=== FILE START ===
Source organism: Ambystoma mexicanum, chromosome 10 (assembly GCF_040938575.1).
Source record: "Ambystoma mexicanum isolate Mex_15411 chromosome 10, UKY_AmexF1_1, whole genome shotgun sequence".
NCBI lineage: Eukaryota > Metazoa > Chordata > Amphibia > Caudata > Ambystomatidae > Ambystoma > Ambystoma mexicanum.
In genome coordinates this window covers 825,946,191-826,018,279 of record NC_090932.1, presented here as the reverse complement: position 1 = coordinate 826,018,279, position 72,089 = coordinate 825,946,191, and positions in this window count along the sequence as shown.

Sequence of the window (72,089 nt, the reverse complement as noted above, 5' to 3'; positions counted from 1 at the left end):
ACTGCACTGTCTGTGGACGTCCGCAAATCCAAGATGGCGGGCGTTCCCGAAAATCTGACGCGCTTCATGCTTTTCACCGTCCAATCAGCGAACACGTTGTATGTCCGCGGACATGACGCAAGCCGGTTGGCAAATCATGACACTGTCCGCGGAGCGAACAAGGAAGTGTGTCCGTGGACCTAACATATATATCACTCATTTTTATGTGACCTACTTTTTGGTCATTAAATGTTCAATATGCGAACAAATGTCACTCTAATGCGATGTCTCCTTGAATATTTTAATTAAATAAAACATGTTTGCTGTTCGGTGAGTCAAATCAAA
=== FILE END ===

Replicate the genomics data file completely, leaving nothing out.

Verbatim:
Source organism: Ambystoma mexicanum, chromosome 10 (assembly GCF_040938575.1).
Source record: "Ambystoma mexicanum isolate Mex_15411 chromosome 10, UKY_AmexF1_1, whole genome shotgun sequence".
NCBI lineage: Eukaryota > Metazoa > Chordata > Amphibia > Caudata > Ambystomatidae > Ambystoma > Ambystoma mexicanum.
In genome coordinates this window covers 825,946,191-826,018,279 of record NC_090932.1, presented here as the reverse complement: position 1 = coordinate 826,018,279, position 72,089 = coordinate 825,946,191, and positions in this window count along the sequence as shown.

Sequence of the window (72,089 nt, the reverse complement as noted above, 5' to 3'; positions counted from 1 at the left end):
ACTGCACTGTCTGTGGACGTCCGCAAATCCAAGATGGCGGGCGTTCCCGAAAATCTGACGCGCTTCATGCTTTTCACCGTCCAATCAGCGAACACGTTGTATGTCCGCGGACATGACGCAAGCCGGTTGGCAAATCATGACACTGTCCGCGGAGCGAACAAGGAAGTGTGTCCGTGGACCTAACATATATATCACTCATTTTTATGTGACCTACTTTTTGGTCATTAAATGTTCAATATGCGAACAAATGTCACTCTAATGCGATGTCTCCTTGAATATTTTAATTAAATAAAACATGTTTGCTGTTCGGTGAGTCAAATCAAA